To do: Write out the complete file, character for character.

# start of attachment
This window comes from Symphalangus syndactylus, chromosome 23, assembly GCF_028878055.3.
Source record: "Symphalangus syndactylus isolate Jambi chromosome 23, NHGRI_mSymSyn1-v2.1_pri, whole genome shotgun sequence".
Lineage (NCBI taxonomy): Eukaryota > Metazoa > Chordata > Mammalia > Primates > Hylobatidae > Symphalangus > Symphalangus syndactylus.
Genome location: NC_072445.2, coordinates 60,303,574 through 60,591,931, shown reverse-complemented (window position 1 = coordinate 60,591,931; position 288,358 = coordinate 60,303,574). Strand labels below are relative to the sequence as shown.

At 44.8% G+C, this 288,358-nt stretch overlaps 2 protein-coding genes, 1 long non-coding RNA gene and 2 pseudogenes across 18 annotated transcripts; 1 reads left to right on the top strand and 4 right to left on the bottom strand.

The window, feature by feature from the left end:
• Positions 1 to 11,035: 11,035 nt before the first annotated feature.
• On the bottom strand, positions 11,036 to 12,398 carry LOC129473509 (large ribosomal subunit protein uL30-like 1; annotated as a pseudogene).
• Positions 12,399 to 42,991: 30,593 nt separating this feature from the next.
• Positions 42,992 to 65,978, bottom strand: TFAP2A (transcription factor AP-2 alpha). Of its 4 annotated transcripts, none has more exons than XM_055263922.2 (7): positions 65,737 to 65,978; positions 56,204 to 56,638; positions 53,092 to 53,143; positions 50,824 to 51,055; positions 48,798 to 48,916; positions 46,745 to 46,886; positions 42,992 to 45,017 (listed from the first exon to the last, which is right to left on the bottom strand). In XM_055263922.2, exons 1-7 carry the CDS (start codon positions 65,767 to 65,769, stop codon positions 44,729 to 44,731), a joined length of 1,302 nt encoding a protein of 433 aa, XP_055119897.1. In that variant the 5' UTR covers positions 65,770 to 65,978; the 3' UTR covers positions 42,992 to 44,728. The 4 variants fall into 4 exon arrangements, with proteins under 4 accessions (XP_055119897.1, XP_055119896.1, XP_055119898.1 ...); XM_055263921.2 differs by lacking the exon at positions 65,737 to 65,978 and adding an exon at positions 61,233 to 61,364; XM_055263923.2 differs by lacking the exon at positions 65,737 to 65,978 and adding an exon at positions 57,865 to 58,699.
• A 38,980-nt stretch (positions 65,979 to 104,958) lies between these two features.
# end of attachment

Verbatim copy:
This window comes from Symphalangus syndactylus, chromosome 23, assembly GCF_028878055.3.
Source record: "Symphalangus syndactylus isolate Jambi chromosome 23, NHGRI_mSymSyn1-v2.1_pri, whole genome shotgun sequence".
Lineage (NCBI taxonomy): Eukaryota > Metazoa > Chordata > Mammalia > Primates > Hylobatidae > Symphalangus > Symphalangus syndactylus.
Genome location: NC_072445.2, coordinates 60,303,574 through 60,591,931, shown reverse-complemented (window position 1 = coordinate 60,591,931; position 288,358 = coordinate 60,303,574). Strand labels below are relative to the sequence as shown.

At 44.8% G+C, this 288,358-nt stretch overlaps 2 protein-coding genes, 1 long non-coding RNA gene and 2 pseudogenes across 18 annotated transcripts; 1 reads left to right on the top strand and 4 right to left on the bottom strand.

The window, feature by feature from the left end:
• Positions 1 to 11,035: 11,035 nt before the first annotated feature.
• On the bottom strand, positions 11,036 to 12,398 carry LOC129473509 (large ribosomal subunit protein uL30-like 1; annotated as a pseudogene).
• Positions 12,399 to 42,991: 30,593 nt separating this feature from the next.
• Positions 42,992 to 65,978, bottom strand: TFAP2A (transcription factor AP-2 alpha). Of its 4 annotated transcripts, none has more exons than XM_055263922.2 (7): positions 65,737 to 65,978; positions 56,204 to 56,638; positions 53,092 to 53,143; positions 50,824 to 51,055; positions 48,798 to 48,916; positions 46,745 to 46,886; positions 42,992 to 45,017 (listed from the first exon to the last, which is right to left on the bottom strand). In XM_055263922.2, exons 1-7 carry the CDS (start codon positions 65,767 to 65,769, stop codon positions 44,729 to 44,731), a joined length of 1,302 nt encoding a protein of 433 aa, XP_055119897.1. In that variant the 5' UTR covers positions 65,770 to 65,978; the 3' UTR covers positions 42,992 to 44,728. The 4 variants fall into 4 exon arrangements, with proteins under 4 accessions (XP_055119897.1, XP_055119896.1, XP_055119898.1 ...); XM_055263921.2 differs by lacking the exon at positions 65,737 to 65,978 and adding an exon at positions 61,233 to 61,364; XM_055263923.2 differs by lacking the exon at positions 65,737 to 65,978 and adding an exon at positions 57,865 to 58,699.
• A 38,980-nt stretch (positions 65,979 to 104,958) lies between these two features.